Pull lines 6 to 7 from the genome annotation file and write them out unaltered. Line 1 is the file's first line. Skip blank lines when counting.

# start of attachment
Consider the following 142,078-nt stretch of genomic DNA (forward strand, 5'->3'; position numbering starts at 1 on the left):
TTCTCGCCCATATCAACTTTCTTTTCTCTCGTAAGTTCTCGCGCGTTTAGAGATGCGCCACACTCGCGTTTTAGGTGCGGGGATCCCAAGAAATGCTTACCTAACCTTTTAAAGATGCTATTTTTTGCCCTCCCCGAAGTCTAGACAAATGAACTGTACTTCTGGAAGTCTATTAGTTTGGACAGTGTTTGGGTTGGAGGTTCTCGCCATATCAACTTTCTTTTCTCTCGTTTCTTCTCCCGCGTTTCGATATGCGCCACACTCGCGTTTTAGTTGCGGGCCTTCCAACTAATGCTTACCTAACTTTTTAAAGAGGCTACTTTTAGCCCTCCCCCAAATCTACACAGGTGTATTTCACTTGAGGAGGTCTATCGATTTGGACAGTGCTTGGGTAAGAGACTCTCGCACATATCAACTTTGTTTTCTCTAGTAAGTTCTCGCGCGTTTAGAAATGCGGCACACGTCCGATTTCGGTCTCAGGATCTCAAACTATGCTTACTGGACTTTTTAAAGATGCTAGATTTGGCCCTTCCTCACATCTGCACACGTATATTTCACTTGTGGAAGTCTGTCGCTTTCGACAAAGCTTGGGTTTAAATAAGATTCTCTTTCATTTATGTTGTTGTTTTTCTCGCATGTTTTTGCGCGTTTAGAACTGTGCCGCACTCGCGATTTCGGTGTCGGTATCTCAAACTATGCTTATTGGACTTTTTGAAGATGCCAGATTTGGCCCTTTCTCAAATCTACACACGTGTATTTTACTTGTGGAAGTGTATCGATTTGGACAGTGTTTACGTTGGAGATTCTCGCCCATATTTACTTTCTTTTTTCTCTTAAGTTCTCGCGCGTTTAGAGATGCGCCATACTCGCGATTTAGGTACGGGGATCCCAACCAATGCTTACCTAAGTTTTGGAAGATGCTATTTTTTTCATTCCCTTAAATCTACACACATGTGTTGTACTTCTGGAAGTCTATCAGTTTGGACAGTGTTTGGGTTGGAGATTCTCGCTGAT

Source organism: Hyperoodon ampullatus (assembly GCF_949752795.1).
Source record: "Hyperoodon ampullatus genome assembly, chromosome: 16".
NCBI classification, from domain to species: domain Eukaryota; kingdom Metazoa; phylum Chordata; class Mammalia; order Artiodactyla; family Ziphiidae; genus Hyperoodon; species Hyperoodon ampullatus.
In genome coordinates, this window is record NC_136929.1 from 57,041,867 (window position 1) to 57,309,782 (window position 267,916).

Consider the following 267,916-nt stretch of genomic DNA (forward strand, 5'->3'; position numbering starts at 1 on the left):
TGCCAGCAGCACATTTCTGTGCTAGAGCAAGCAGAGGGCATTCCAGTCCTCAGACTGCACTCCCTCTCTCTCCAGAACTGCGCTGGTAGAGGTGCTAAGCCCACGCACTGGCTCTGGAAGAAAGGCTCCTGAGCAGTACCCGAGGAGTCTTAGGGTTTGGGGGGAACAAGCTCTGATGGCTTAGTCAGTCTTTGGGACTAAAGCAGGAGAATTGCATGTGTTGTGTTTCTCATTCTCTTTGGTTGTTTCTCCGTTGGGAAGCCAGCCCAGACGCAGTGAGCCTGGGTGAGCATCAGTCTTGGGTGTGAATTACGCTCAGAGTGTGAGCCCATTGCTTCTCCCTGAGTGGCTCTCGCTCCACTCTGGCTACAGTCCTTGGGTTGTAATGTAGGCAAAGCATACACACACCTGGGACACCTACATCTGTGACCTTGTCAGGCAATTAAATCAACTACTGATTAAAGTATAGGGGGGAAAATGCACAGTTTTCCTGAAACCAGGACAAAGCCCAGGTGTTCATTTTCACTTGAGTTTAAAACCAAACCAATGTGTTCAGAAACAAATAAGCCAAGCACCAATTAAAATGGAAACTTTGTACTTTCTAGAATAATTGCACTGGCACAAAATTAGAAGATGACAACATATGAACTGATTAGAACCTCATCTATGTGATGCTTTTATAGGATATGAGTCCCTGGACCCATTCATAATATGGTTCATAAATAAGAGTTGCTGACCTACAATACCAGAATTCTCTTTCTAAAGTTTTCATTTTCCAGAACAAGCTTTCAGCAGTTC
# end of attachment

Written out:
In genome coordinates, this window is record NC_136929.1 from 57,041,867 (window position 1) to 57,309,782 (window position 267,916).

Consider the following 267,916-nt stretch of genomic DNA (forward strand, 5'->3'; position numbering starts at 1 on the left):